Lunner: I don't know that there's – I left my crystal ball at home today – but hopefully it's nearer than farther that people will start to understand that it's more than money involved here. There's a commercial side to publishing news and the Facebooks of the world, which are sinking in money, and then there's the public service side of journalism and news. And I think that, as Jeanne mentioned, the market control – the market will eventually just, you know, just force them to be more responsible.

But Americans particularly, but probably most people in the world, require timely relevant solid information upon which to base their decisions every day. And if you go without it, it's kind of like this power outage we're going through now, you know. I automatically reach for a light switch that's not there anymore. So, we don't notice it but it's a really important part of our life to have solid, reliable, trustworthy information. And somehow I think that we the people will find a way to force that.

Rooks: Jeanne?

Bourgault: I couldn't agree more and that's exactly what we try to do all over the world. Because we believe everyone everywhere deserves that information that helps them make good choices for their families and participate in their communities and hold their governments to account. We're going to get there because we need it, we want it, and it's so important to our lives.

Rooks: Lawton, thank you so much for your call. Janet on Facebook writes: “I started posting ‘When you hit forward or share you assume responsibility for the veracity of what you post. Fact check since I am sure you would not want to spread lies.’ I started this in 2008 and lost friends because of it.”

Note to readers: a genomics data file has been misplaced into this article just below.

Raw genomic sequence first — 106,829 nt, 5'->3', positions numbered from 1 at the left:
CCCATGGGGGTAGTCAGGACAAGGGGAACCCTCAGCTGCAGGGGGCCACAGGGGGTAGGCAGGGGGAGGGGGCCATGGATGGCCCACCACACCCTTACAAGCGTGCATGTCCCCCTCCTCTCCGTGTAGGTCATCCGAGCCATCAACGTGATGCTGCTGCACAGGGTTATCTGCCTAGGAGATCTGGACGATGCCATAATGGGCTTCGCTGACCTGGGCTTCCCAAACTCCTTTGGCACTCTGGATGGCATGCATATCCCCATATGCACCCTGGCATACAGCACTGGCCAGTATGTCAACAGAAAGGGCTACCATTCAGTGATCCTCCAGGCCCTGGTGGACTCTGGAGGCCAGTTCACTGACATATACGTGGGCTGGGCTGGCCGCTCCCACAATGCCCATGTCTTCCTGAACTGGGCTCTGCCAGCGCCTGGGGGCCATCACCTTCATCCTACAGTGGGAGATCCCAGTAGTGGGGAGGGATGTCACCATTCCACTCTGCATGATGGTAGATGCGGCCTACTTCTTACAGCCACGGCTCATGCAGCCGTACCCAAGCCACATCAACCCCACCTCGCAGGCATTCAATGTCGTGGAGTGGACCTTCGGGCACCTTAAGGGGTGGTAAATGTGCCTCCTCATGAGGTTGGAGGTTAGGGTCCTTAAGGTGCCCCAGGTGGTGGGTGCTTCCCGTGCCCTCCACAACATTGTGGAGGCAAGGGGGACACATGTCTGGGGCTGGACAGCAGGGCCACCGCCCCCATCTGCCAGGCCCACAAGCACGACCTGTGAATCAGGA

Alright. So we’ll go to Steve calling from Auburn. Hi Steve, go ahead.

Steve (caller): Hi, thanks for taking my call. I wonder if you could speak briefly about the repeal or the or the lifting of the Propaganda Act in 2013 and how that may have played into some of the fake news and people being responsible for the fake news that they are spreading. If you could just give us a little enlightenment on that it would be great.

Rooks: Chet is shaking his head. Jeanne, I can't see you either. (Jeanne: can’t answer that) Yeah, so sorry about that Steve. We have an email from Tim. “It seems to be a constitutional nightmare to regulate free speech on those platforms, but could prohibition of official campaign advertising on social media at least help mitigate the disturbance of fake news and elections. Also that would help lawmakers have an avenue to police campaigns and their ability to pay for the spread of disinformation.

So Tim's idea – just say you can't advertise, if you're a political campaign, on social media. Chet you're shaking your head.

Lunner: No, that's not going to work I'm afraid. It's so deeply built into the system that…I mean people have been lying about other candidates since George Washington's days. And it's the ability to have as free and open and expressive exchange as possible, I think, is critical to our democracy. And, you know, you see it in these debates that the presidential candidates are having and the profiles in the local newspaper recently about upcoming City Council elections. That's the kind of information that you just have to look at each candidate’s approach and what they say and how they say it. And some of this is our responsibility in that critical thinking aspect we talked about earlier there – to know what smells right and what doesn't.